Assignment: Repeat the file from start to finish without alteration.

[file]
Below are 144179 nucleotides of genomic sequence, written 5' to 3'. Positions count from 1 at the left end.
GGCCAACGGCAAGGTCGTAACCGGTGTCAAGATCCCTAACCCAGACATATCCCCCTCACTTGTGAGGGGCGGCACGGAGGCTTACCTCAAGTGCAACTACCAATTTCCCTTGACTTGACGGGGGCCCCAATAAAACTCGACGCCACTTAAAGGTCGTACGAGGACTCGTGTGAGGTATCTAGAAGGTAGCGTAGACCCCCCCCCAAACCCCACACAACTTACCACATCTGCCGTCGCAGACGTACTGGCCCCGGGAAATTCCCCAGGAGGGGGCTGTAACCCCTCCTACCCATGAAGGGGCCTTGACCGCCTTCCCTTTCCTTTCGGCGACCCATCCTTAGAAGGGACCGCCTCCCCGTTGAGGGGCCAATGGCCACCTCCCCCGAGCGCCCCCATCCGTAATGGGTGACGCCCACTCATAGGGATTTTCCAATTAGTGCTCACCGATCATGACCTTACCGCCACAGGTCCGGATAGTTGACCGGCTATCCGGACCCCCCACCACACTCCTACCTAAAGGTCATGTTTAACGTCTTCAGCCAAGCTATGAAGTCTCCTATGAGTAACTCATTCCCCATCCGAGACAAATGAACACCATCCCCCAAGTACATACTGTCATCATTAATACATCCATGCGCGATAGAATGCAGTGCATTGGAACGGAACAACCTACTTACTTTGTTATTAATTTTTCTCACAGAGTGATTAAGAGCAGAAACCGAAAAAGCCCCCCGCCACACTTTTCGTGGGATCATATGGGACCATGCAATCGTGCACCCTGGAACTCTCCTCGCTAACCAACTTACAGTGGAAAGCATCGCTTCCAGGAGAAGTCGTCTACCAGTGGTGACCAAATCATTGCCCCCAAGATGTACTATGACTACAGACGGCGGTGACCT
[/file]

Below are 144179 nucleotides of genomic sequence, written 5' to 3'. Positions count from 1 at the left end.
GGCCAACGGCAAGGTCGTAACCGGTGTCAAGATCCCTAACCCAGACATATCCCCCTCACTTGTGAGGGGCGGCACGGAGGCTTACCTCAAGTGCAACTACCAATTTCCCTTGACTTGACGGGGGCCCCAATAAAACTCGACGCCACTTAAAGGTCGTACGAGGACTCGTGTGAGGTATCTAGAAGGTAGCGTAGACCCCCCCCCAAACCCCACACAACTTACCACATCTGCCGTCGCAGACGTACTGGCCCCGGGAAATTCCCCAGGAGGGGGCTGTAACCCCTCCTACCCATGAAGGGGCCTTGACCGCCTTCCCTTTCCTTTCGGCGACCCATCCTTAGAAGGGACCGCCTCCCCGTTGAGGGGCCAATGGCCACCTCCCCCGAGCGCCCCCATCCGTAATGGGTGACGCCCACTCATAGGGATTTTCCAATTAGTGCTCACCGATCATGACCTTACCGCCACAGGTCCGGATAGTTGACCGGCTATCCGGACCCCCCACCACACTCCTACCTAAAGGTCATGTTTAACGTCTTCAGCCAAGCTATGAAGTCTCCTATGAGTAACTCATTCCCCATCCGAGACAAATGAACACCATCCCCCAAGTACATACTGTCATCATTAATACATCCATGCGCGATAGAATGCAGTGCATTGGAACGGAACAACCTACTTACTTTGTTATTAATTTTTCTCACAGAGTGATTAAGAGCAGAAACCGAAAAAGCCCCCCGCCACACTTTTCGTGGGATCATATGGGACCATGCAATCGTGCACCCTGGAACTCTCCTCGCTAACCAACTTACAGTGGAAAGCATCGCTTCCAGGAGAAGTCGTCTACCAGTGGTGACCAAATCATTGCCCCCAAGATGTACTATGACTACAGACGGCGGTGACCT